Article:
Tuesday, July 31, 2007

AOU Checklist Supplement

I don't even have time to read it, as I'm extremely busy this week preparing for the AOU conference and for my 3-week long megatrip (more on that before I leave), but here is the 48th Supplement to the AOU Checklist of North American Birds. Perhaps I will have time to comment on it before school begins, perhaps the next checklist will be out before I have some free time.

Cornell student takes conference award

The grad student I am working closely with, Andrea Townsend, won the Outstanding Student Presentation Award at the Association of Field Ornithologists conference last week. She presented "A test of the genetic benefits hypothesis for extra-pair paternity in the American Crow" with Anne Clark, Kevin McGowan, and Irby Lovette as coauthors. Big congrats to Andrea!

An aside: be sure to check the very amusing guide to speaking Mainah on the AFO conference website.

Sunday, July 29, 2007

My first hatchling!!!

Today I woke early for some birding, went over to check on all my incubating eggs, and this little guy was staring back at me! My first Crested Gecko hatchling!!!

Saturday, July 28, 2007

Herp Education Program

I met the most amazing frog today, but had to give it back. Meet the Vietnamese Mossy Frog, Theloderma corticale:

A friend was gracious enough to let me borrow one of her Theloderma corticale for an education program with our Cornell Herpetological Society. Here are some pics from that fun event:

Gaia the Turtle. The event was her Hatchday Celebration commemorating her 'hatching' one year ago. Modeled after one of our member's former pet snappers. Notice her wizard captain.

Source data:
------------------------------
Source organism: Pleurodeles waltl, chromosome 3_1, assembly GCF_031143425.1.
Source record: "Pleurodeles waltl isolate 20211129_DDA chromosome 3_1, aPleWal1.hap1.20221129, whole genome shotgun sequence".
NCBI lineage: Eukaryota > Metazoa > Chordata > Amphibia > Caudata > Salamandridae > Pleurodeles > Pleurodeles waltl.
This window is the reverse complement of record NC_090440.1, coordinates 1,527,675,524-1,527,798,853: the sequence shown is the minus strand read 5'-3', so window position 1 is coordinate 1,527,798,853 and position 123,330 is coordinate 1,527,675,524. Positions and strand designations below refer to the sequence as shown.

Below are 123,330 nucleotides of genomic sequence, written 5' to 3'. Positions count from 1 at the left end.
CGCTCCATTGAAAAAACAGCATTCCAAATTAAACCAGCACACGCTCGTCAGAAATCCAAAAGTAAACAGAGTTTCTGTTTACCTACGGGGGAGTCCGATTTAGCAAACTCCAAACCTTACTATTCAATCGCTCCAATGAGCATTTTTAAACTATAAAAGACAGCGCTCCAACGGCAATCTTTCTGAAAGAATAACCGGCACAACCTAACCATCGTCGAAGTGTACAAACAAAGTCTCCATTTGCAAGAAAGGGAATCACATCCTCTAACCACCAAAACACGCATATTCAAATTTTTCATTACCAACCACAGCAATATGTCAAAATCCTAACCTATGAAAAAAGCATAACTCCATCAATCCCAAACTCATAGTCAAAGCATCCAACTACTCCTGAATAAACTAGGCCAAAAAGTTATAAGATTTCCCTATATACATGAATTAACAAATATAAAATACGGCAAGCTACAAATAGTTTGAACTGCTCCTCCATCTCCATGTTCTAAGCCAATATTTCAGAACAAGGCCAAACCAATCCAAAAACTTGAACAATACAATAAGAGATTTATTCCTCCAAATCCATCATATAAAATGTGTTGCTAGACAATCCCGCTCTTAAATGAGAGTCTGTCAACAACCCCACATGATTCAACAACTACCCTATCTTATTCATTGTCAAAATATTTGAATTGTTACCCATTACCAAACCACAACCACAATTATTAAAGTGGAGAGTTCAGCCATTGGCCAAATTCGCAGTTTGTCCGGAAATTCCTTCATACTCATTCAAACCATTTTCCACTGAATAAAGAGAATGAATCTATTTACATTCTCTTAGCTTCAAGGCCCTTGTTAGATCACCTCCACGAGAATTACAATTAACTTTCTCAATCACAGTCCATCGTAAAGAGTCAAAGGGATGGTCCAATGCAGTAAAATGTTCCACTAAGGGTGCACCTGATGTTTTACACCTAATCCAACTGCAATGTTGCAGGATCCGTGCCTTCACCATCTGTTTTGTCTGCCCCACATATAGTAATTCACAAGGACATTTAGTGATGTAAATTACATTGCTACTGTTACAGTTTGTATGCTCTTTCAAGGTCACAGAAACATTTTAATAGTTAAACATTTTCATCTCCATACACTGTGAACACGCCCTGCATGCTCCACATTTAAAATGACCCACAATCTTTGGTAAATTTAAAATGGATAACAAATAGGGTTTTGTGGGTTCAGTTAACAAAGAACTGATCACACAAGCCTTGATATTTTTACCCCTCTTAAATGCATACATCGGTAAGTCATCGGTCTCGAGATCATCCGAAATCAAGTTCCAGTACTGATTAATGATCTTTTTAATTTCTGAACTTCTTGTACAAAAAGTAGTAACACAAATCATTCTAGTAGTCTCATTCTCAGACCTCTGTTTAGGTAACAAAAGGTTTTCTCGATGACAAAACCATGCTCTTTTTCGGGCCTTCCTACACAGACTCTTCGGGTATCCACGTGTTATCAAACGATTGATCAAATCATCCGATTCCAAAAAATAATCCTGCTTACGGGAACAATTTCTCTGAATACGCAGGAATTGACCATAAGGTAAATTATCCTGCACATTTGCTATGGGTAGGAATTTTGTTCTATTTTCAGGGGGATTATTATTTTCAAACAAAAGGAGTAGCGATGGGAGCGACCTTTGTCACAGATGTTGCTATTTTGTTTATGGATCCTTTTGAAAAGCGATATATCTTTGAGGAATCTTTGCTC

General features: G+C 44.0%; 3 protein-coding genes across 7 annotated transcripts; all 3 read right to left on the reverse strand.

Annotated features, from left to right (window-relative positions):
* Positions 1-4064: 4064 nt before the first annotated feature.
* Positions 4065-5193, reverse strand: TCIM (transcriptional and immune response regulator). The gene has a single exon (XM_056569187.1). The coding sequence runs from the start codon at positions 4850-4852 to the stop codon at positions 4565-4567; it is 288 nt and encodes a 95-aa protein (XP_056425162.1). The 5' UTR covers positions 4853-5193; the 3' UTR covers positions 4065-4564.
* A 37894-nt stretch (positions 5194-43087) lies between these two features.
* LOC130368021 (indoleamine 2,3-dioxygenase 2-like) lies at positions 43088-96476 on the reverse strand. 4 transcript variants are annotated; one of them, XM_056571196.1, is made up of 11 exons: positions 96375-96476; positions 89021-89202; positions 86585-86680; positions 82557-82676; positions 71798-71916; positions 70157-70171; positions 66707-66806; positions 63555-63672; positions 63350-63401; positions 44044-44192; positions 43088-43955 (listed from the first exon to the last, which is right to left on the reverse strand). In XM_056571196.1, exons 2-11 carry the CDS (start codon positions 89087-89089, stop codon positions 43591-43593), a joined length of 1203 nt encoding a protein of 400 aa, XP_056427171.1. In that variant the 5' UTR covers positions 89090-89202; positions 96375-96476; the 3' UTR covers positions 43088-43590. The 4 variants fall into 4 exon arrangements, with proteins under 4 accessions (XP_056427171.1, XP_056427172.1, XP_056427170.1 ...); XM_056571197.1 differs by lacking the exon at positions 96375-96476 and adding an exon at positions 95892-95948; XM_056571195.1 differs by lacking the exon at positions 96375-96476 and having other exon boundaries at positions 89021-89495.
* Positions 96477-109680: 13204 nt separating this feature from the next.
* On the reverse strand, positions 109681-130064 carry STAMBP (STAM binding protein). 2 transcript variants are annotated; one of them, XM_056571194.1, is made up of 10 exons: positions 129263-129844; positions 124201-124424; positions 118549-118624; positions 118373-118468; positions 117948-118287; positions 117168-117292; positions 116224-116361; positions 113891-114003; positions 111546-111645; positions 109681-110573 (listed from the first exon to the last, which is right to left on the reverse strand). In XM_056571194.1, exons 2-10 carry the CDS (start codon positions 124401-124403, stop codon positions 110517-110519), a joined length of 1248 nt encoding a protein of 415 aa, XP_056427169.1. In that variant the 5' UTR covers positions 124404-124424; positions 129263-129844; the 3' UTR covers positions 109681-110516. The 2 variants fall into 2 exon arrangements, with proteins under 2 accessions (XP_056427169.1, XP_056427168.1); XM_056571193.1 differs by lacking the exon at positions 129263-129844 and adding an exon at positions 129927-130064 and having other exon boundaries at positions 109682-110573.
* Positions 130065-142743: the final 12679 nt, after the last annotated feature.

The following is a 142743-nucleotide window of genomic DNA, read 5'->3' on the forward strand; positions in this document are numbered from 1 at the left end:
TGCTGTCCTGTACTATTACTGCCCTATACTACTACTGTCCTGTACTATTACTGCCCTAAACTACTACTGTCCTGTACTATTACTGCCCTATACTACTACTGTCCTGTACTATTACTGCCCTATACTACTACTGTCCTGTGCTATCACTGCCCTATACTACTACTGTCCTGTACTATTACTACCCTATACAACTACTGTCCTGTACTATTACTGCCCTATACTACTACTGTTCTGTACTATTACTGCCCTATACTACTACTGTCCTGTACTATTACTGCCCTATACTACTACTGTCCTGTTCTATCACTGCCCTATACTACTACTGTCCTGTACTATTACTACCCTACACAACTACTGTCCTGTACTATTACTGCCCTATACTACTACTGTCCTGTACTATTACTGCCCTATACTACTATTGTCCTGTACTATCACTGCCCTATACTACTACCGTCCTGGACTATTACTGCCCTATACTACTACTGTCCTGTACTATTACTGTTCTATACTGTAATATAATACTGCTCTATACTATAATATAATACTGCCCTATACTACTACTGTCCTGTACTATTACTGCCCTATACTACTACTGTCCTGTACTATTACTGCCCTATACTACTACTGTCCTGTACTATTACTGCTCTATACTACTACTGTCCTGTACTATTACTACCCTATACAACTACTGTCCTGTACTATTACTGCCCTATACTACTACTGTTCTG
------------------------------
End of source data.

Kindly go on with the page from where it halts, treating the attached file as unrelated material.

Gaia's mean stepcousin?

If I let them chomp on me enough, I can put my Flying Geckos into a trance and show them to kids:

Mike grabs a snake...

... and starts educating.

More mossy frog fun:

Ritt's Macklot's Python makes a break for it..

A happy group:

Our "herp list" for the show:

Gray Treefrog
N. Leopard Frog
Vietnamese Mossy Frog
African "Pyxie" Bullfrog
Horned "Pacman" Frog (normal and albino)

Spotted Salamander

Common Snapping Turtle
Eastern Spiny Softshell

Leopard Gecko
Crested Gecko
Flying Gecko

Mexican Pine Snake
Tricolor Hognose
Western Hognose
Macklot's Python
Spotted Python

and tons of little kids.

Quite an impressive list, even for one of our big events... I wish we could find all that field herping

A Trip Home

The weekend of July 14th, I took a trip home for my Tuscarora Nation's 162nd National Field Day... better known as the Indian Picnic. Being that I spend pretty much all my time at school now, even staying to work and do research over breaks (such as now), this is one of my treasured times to get home and see family and friends. I of course also had a hidden motive: getting out to see some rare herps. I took my little sister herping with me (she was begging to go look for snakes all weekend) and we went scouting for Queen Snakes (Regina septemvittata), one of the two most endangered snakes in NY at an old locality near Buffalo.